As students, we are constantly surrounded by it, but do we truly understand how it works? The purpose of this lesson plan is to help students learn about the behavior of light and how it travels in a straight line.
To begin, ask students to close their eyes and then ask them if they see any light. Then ask them to open their eyes and ask if they can see it now. Ask students where it is coming from and ask them to point out the sources of light in the classroom. Collect their answers and encourage participation.
Next, ask students to draw their imagination of how it travels from the its source in the classroom to their eyes. Give students 2 minutes to make their drawings and then ask them to share their ideas and drawings with the class.
To demonstrate its behavior, take a flashlight and turn it on. Hold a hand in front of the beam to show its movement. Ask the students if their hand stopped it, and then ask if the light can bend around the hand and shine onto the wall.
The class should conclude that it travels in a straight line, and then the lesson will move onto the activity portion. Divide students into small groups of 4-5 students each and provide each group with a flashlight, three cards with holes made in the center of each card, some clay to help hold the cards straight, and a straw to help them line up the holes.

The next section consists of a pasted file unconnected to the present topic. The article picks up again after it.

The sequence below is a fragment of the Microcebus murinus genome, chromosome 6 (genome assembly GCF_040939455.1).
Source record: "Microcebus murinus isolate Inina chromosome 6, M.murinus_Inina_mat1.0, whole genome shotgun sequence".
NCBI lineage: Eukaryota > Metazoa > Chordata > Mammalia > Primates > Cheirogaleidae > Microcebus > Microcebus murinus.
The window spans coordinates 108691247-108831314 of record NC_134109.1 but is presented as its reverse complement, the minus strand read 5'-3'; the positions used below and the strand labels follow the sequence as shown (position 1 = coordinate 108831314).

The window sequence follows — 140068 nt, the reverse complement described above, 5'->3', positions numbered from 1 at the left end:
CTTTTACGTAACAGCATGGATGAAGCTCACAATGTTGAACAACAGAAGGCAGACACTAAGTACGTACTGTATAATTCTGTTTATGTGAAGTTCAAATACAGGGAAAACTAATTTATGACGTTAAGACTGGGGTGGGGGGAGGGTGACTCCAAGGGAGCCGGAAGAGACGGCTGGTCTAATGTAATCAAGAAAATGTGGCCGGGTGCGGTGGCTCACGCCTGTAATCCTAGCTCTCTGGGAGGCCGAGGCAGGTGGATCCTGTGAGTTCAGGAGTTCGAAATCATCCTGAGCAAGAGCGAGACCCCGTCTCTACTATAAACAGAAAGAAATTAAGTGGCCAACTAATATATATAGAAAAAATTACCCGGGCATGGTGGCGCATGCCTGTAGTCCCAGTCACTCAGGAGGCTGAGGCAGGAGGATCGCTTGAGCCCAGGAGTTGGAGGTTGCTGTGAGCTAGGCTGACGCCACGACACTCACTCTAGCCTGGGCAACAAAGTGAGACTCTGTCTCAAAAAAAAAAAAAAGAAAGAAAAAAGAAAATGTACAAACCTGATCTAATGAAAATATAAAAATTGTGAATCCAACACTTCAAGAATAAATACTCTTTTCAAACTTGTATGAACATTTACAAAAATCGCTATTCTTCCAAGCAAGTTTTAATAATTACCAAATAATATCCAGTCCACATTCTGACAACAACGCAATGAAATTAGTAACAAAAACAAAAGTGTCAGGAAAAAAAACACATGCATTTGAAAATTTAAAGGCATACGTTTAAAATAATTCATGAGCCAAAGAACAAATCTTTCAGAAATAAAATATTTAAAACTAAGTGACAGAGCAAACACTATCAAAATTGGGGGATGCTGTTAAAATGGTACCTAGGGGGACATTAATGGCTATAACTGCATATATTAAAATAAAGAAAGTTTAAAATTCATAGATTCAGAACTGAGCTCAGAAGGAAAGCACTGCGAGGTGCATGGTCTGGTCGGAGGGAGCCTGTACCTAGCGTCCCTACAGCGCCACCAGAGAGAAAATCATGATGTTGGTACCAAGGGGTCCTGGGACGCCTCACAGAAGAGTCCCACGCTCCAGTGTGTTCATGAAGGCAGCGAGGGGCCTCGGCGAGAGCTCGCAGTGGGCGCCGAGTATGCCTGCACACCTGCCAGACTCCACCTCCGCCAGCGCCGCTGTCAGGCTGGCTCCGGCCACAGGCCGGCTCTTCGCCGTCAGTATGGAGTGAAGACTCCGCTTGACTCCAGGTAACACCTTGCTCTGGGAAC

The goal of this activity is for students to figure out how to prove that light travels in a straight line using the given resources. If students struggle, demonstrate that when the three holes on the cards are lined up, the light travels through the holes. If the middle card is moved to one side, so that the holes are not lined up, the light cannot bend around the middle card.
Take rounds, guiding the students through the activity, and ask if the light passes through the holes or not when the middle card is moved. This hands-on activity is a fun way for students to learn about light and how it travels in a straight line.
In conclusion, this lesson plan is a great way to engage students in a hands-on activity that helps them understand the behavior of light. By demonstrating the light’s movement and guiding students through an activity, students can develop a deeper understanding of this important scientific concept.
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